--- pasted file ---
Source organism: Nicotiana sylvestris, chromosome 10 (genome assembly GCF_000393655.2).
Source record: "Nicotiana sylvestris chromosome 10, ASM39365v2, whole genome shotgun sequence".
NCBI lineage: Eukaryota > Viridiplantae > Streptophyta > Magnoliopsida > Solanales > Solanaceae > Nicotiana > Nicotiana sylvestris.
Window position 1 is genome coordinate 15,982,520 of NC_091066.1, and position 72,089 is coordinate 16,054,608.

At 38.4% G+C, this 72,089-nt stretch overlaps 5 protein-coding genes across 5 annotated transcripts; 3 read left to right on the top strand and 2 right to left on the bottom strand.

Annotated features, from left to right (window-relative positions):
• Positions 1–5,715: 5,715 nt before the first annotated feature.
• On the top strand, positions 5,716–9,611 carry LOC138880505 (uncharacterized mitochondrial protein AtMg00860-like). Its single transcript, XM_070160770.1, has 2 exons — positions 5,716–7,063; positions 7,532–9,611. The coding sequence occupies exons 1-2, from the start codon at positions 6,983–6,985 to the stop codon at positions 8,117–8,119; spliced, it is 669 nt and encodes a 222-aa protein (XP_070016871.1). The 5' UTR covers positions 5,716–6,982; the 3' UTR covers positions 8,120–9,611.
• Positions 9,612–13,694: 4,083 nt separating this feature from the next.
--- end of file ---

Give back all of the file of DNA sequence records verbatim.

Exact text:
Source organism: Nicotiana sylvestris, chromosome 10 (genome assembly GCF_000393655.2).
Source record: "Nicotiana sylvestris chromosome 10, ASM39365v2, whole genome shotgun sequence".
NCBI lineage: Eukaryota > Viridiplantae > Streptophyta > Magnoliopsida > Solanales > Solanaceae > Nicotiana > Nicotiana sylvestris.
Window position 1 is genome coordinate 15,982,520 of NC_091066.1, and position 72,089 is coordinate 16,054,608.

At 38.4% G+C, this 72,089-nt stretch overlaps 5 protein-coding genes across 5 annotated transcripts; 3 read left to right on the top strand and 2 right to left on the bottom strand.

Annotated features, from left to right (window-relative positions):
• Positions 1–5,715: 5,715 nt before the first annotated feature.
• On the top strand, positions 5,716–9,611 carry LOC138880505 (uncharacterized mitochondrial protein AtMg00860-like). Its single transcript, XM_070160770.1, has 2 exons — positions 5,716–7,063; positions 7,532–9,611. The coding sequence occupies exons 1-2, from the start codon at positions 6,983–6,985 to the stop codon at positions 8,117–8,119; spliced, it is 669 nt and encodes a 222-aa protein (XP_070016871.1). The 5' UTR covers positions 5,716–6,982; the 3' UTR covers positions 8,120–9,611.
• Positions 9,612–13,694: 4,083 nt separating this feature from the next.